The year 2003 was strong overall, with a long list of comics that are worth seeking out. A lot of established cartoonists turned in rewarding efforts, any of which could be argued as the best of the year. The best pages in John Porcellino's latest issue of King-Cat Comics and Stories, #62, feature scenes from a living space set to spare phrasing. A new marriage hasn't dampened Porcellino's poetic side, but the new comic also bristles with good-mood humor, and seems upbeat in general. The 2003 issue of John Hankiewicz' Tepid contains a longish, single story that weaves local sports imagery into the cartoonist's already established areas of poetic interest. This work seems funnier and blacker than past issues, but otherwise mines the same territory where touches of the surreal are used to describe very common perceptions of mundane living -- timelessness, disconnection, physical decay, and regret. Hankiewicz has for years now explored ways of storytelling no one else is with comics, yet his approach is so solidly conceived it makes you feel like everyone should be doing stories like these. Longer stories like this one indicate a potential great book some time in Hankiewicz' future. At least two formidable cartoonists more accustomed to being read in more traditional formats put out high-quality minis in 2003: Gary Panter, who releases a small series of handmade comics on his web site that are very expensive but as good in their way as the rest of his body of work (particularly The Asshole); and Jason, whose convention and personal appearance giveaway Meow Baby showed off his extremely solid and idiosyncratically funny gag comics.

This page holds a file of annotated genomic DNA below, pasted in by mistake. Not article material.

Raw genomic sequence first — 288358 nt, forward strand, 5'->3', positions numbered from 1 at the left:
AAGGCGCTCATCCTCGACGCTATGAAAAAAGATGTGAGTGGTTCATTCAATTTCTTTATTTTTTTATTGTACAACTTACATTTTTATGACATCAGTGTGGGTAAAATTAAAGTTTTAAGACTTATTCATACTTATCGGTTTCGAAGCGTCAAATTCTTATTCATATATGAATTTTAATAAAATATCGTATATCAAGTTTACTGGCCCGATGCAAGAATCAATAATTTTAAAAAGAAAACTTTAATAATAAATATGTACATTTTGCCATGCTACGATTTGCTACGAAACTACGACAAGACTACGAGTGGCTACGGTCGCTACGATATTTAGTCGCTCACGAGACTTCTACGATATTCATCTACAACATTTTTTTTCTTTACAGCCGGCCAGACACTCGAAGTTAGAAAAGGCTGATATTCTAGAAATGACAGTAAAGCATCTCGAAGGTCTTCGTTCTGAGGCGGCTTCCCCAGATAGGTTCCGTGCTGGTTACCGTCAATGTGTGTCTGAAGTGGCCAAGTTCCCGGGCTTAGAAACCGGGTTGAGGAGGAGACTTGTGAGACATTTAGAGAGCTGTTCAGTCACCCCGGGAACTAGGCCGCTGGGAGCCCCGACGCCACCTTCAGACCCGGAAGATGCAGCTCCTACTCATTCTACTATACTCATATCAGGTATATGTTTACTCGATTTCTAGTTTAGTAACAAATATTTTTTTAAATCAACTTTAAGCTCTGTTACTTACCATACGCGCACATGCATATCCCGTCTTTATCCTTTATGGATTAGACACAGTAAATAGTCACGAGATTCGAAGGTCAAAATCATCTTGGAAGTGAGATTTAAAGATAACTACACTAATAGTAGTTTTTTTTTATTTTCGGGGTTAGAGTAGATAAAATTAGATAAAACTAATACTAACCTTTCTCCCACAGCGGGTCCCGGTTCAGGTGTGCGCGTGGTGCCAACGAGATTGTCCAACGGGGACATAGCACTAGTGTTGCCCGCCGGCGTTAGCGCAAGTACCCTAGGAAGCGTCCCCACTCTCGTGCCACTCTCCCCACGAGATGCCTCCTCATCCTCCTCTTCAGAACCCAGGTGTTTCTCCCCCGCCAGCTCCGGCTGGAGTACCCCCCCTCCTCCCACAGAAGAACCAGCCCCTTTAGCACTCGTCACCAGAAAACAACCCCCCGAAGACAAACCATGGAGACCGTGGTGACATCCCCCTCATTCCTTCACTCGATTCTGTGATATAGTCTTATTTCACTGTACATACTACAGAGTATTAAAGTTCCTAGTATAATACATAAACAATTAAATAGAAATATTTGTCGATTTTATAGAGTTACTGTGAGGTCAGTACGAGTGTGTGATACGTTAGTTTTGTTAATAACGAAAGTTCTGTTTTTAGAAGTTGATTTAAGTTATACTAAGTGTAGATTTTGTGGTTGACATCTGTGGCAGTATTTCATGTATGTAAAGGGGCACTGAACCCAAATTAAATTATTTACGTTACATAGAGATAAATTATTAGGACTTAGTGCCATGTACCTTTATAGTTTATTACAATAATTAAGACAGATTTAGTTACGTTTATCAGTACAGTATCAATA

Many younger cartoonists either made names or solidified them with solid mini-comics offerings in 2003. Dan Zettwoch looks to have made that leap from a cartoonist with some interesting qualities to a cartoonist whose every work bears some examination. Redbird #1.5, with its judicious use of very specific pop culture observations, foldouts, careful pacing, and obtuse narrative approach, might be the very definition of a solid and enjoyable mini-comic. Chris Wright produced a comic called Legba that at first may seem derivative -- Tom Hart down-and-out whimsy meets fussy Lewis Trondheim anthropomorphism -- but on deeper examination reveals a truly organic and interesting way to cartoon, the complete package of verbal cadence and informative visual style. Finally, two mini-comics that debuted at the Alternative Press Expo and which later appeared in the aforementioned issue of Kramer's Ergot proved to be very interesting developments in a couple of slowly simmering careers. The Poor Sailor is Sammy Harkham's best work to date, and as a way of pacing his stories seems to have finally rattled into place, the improvements to come should be all in the details and craft. Anders Nilsen's Sisyphus featured feathery lines and a kind of squinty-eyed, left field approach to story development that feels light years ahead of his previous and very deliberately told, almost staid, comics.